BP: No, it's interesting… Everybody is interested in my energy level. We, as artists, dream for roles and characters and work that will come along that support you creatively, emotionally, financially — all of those things — and that's what this show is for me. So no, I'm not drained, I'm not tired. I'm completely energized, and I love every second of it. I mean, tired — regular tired? Yeah. Eight shows a week is tiring, but not in a sense of, "I'm so exhausted, I couldn't possibly…" It's not that at all.
Stark Sands and Annaleigh Ashford told me about the Kinky Boots fan who had your signature tattooed on his body…
BP: He just showed us last night. He was really touched by the message of the show, which is, "You change the world when you change your mind." It's about acceptance. He has been following, actually, my trajectory as an out, gay man, actor in the world, and he was just really touched by it.
|Photo by Monica Simoes|
A STARK CONTRAST
Stark Sands received his second Tony Award nomination April 30. The actor, who was previously nominated for Journey's End, earned his first Leading Actor in a Musical nomination for his performance as Charlie Price in Kinky Boots and finds himself alongside co-star Billy Porter in the same category for the 2013 Tonys. Although the actors will go toe to toe for Broadway's biggest prize, Sands admitted that he's been rooting for Porter all along. The two-time Tony nominee, who has also been seen on Broadway in American Idiot, wasn't giving himself enough credit at the May 1 Tony Awards press junket. His dynamic performance in the new Broadway musical is parallel with Porter's. His voice soars on Lauper's "The Soul of a Man," and his argumentative confrontations with Porter on stage at the Al Hirschfeld Theatre burn right through the character of Lola. Also, who could resist the dashing leading man when he takes his bow in a pair of red leather "Kinky Boots"?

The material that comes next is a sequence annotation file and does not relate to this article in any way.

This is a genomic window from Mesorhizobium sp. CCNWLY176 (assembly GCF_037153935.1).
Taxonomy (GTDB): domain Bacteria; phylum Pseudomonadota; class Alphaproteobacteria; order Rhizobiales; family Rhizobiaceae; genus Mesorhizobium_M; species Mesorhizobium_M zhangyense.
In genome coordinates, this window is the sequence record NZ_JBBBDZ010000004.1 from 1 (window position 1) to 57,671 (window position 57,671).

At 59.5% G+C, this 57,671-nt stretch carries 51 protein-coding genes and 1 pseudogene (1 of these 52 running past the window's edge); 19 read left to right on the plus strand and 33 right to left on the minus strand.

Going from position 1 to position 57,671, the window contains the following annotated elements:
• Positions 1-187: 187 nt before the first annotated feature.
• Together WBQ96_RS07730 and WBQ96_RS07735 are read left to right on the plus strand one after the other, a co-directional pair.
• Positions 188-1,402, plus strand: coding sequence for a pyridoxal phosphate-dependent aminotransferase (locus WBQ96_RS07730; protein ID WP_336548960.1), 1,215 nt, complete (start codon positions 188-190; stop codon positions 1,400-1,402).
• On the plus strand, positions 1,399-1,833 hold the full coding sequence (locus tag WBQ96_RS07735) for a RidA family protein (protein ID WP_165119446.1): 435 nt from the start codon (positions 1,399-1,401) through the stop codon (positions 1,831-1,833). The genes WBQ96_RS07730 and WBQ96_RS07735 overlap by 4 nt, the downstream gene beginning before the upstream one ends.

Congratulations on your Tony nomination! How excited are you?
SS: I'm pretty excited. I'm flabbergasted, you know. I was rooting for my co-star, Billy Porter, and some other performances that I've seen this season, so when they said my name, I kind of blacked out a little bit. My wife started running around the room crying and screaming, and it's just an absolute honor — just to be recognized at all — especially in a season like this, where there are so many commendable performances that, I think, deserve to be nominated. I am honored.
How does it feel to be up against your co-star, Billy Poter? Is there a bit of competitiveness?
SS: I've been campaigning for Billy Porter since Chicago for this, and I'm not going to stop now. There's no competitiveness at all. I am telling everyone to vote for Billy because I think he deserves it. I couldn't do the show without him, and my job — as I've seen it — has been to facilitate this story and to assist Billy and help him give a fabulous performance. So I feel like I've been doing my job, and I'm going to keep doing it.
|photo by Matthew Murphy|
You and Billy share that touching moment in the show, "I'm Not My Father's Son." What was that like last night following the announcement of the Tony nominations?